I kept thinking of Mum’s face during our farewell at Dublin airport, smiling bravely while her heart was breaking and staring at me with watery eyes that did their best not to cry, but failing instantly when she saw the tears forming in mine. My final memories of Ireland, clouded in tears, and almost missing the plane due to constant announcements for Damien Donnelly (that’s me) to pick up the nearest courtesy phone, various friends phoning in their goodbyes, along with one too many manic phone calls from a deranged doctor that I’d dated for all of 5 minutes before I felt the cold brush of his scalpel that I’d just managed to escape.
If, that night, 18 years ago, my only problem had been that I couldn’t see the Eiffel Tower, then it would’ve been a stroll in the park. However, this wasn’t really the main concern. Let’s see, I had three huge and heavy suitcases, two back-packs, a bum bag, four portfolios of varying sizes (I was going to be the new Jean Paul Gaultier, seriously! The Irish version, of course, possible in Arran sweatshirts and tweed pants!), I had no job, nowhere to live, knew absolutely nobody, had no idea which direction to start walking in and, to top it all off, I’d never studied french, if you ignored the little grammar book I’d been trying to understand on the plane. Nevertheless, for some insane reason, instead of worrying about this or even seeing any of it as a problem, I felt blissfully happy, incredibly free, and wonderfully unknown. I just couldn’t see the Tower. I think missing the reality of the situation was actually a blessing for me!
The coach, that had brought me from the aforementioned cow shed, left me and everyone else at The James Joyce (an Irish bar, can you believe it? When I’m trying to get away from the place) in Porte Maillot, which is like dropping someone off in the middle of the M1, in a rainstorm. This meant that I found myself standing on a foreign street, getting soaked to the bone in foreign rain, wary about what and where the foreign bed would be that I’d be sleeping in and wondering how long the foreign money in my pocket was going to last. It had been in my pocket for over two weeks already and had begun to diminish before I’d even left Ireland. As a true Irishman, it was into the pub and out of the rain, but unlike the true Irishman, it was a whiskey and coke instead of a pint of the hard stuff.
By the second drink I’d developed enough courage to phone up a complete stranger. A friend of a friend had given me the number of a friend of hers who’d been living in Paris for the past twenty years and, if I’d nowhere to stay, I should phone her up. Well, nowhere to stay was defiantly the case and, as it was closing in on 7pm, I wasn’t too keen beginning the search for a hotel on a dark and wintry night, especially when I hadn’t a clue as to where I was. (I told you- no preparation!). Thankfully, the friend of the friend of the friend in question hadn’t forgotten her own language and we were straight into conversation, although it wasn’t quite going in the direction I’d hoped. I hung up the phone and stared at the piece of paper, a phone number for an Irish college that acted as a hostel for students and young Gaelic travellers. ‘Give them a call and they’re bound to have a room, ask for Rosen, mention my name.’ The friend of the friend of the friend didn’t seem too keen on having a stranger over and I suddenly felt afraid and asked myself, for the first time, what the hell had I done?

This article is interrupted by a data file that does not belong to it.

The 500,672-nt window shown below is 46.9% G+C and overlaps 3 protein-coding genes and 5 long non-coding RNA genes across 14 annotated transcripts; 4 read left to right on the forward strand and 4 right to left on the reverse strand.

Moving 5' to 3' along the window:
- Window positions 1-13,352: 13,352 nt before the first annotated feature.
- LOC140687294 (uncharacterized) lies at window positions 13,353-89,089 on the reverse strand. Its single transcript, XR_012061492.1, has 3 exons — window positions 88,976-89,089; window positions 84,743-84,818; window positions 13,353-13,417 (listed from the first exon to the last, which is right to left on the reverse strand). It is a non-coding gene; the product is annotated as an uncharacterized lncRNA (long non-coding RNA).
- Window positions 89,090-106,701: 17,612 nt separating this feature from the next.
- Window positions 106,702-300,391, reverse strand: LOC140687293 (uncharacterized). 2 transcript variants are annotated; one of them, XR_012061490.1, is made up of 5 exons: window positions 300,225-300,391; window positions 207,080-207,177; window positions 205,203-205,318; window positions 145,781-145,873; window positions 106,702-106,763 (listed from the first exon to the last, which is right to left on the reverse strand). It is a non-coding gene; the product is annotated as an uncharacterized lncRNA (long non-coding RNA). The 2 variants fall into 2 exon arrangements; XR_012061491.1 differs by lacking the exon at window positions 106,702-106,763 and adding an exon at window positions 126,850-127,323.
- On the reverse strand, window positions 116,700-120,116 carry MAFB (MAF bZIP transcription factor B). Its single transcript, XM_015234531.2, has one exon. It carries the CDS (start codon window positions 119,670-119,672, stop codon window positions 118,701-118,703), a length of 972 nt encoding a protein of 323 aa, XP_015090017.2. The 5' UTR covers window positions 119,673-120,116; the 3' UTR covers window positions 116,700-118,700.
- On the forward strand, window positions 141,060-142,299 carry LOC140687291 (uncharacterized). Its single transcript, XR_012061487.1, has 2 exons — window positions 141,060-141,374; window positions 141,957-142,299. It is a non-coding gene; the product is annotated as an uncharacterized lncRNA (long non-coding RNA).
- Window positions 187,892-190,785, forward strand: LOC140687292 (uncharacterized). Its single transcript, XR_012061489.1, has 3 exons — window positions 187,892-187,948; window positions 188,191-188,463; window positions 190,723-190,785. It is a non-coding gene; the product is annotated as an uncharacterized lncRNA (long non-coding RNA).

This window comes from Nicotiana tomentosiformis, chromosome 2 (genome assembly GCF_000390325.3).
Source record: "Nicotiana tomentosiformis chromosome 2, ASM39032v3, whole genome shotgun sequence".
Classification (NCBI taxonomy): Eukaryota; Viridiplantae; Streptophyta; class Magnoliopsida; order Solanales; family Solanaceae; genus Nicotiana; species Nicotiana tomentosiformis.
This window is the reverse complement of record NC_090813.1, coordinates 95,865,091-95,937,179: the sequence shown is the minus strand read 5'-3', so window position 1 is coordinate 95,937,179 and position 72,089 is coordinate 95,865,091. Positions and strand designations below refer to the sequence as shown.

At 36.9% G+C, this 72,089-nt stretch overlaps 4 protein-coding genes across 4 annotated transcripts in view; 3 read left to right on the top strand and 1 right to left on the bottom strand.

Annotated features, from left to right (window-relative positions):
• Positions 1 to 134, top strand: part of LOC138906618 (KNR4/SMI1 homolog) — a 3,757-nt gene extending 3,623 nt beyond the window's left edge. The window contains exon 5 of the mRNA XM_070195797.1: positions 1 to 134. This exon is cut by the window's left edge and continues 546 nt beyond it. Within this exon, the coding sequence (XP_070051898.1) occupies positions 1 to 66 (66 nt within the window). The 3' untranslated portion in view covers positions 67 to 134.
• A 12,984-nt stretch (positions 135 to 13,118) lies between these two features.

I downed another whiskey, pushed the fears aside, and called the number. The first girl didn’t know Rosen, the second said the office was closed, the third asked if I knew what room Rosen stayed in and did I have a description, and then the second girl, returning to the phone, cleared everything up by telling me that Rosen ran the place but didn’t live there. Apparently, this wasn’t the office number but the student pay phone and, as the students had nothing to do with the allocation of rooms, they couldn’t help me out. Instead, they offered me their best wishes, urged me to call the office in the morning and quickly hung up the phone, leaving me with a dead line and a dead end! I was gutted and felt let down by my first encounter with the Irish community in Paris. I was already becoming a french snob!
So it was back to the friend of the friend of the friend. She had, reluctantly, said to phone her back if all else failed. When I phoned her up, I was almost at the point of tears and when I hung up, I think I actually shed one or two. My first impressions of her had been completely wrong. ‘Here’s my address, come on over and have you eaten anything?‘ were her exact words. Thanks be to God! I had somewhere to stay and I hadn’t wasted my money on the bottle of Brandy I’d already bought her in the duty-free. It was all wonderful again so I had another drink before deciding to splash out and pop into the restaurant upstairs to have my first French feast. I forgot that being an Irish bar, it was also an Irish restaurant.
After my first dinner in Paris, my new home town, I used the courage from the alcohol warming my insides to hail a taxi, speak my first bit of French and meet a stranger and her daughter, who she mentioned would stay in to meet me. Paris, here I come.
It was still raining outside as I left the bar and I still couldn’t see the Tower as a taxi manically whisked me through the foreign streets with more foreign rain on the windows, distorting the shapes and colours of this beautiful place. If it were a movie, the camera would have filmed me struggling down the Boulevard Gouvion St-Cyr, hailing and loading myself into a taxi that would drive off into the distance before the camera would pan back, zoom up over Paris’ famed Palais des Congrès before turning left to the Arc de Triomphe with the Champs-Éysées stretching out behind it and, of course, standing tall and proud down from the Arc, just across the river, would be the vision of La Tour Eiffel. It had been behind me the entire time, just beyond an arc and a rain drop, watching its newest citizen set out to discover the adventures that lay in wait for him behind the passionate puddles of Paris.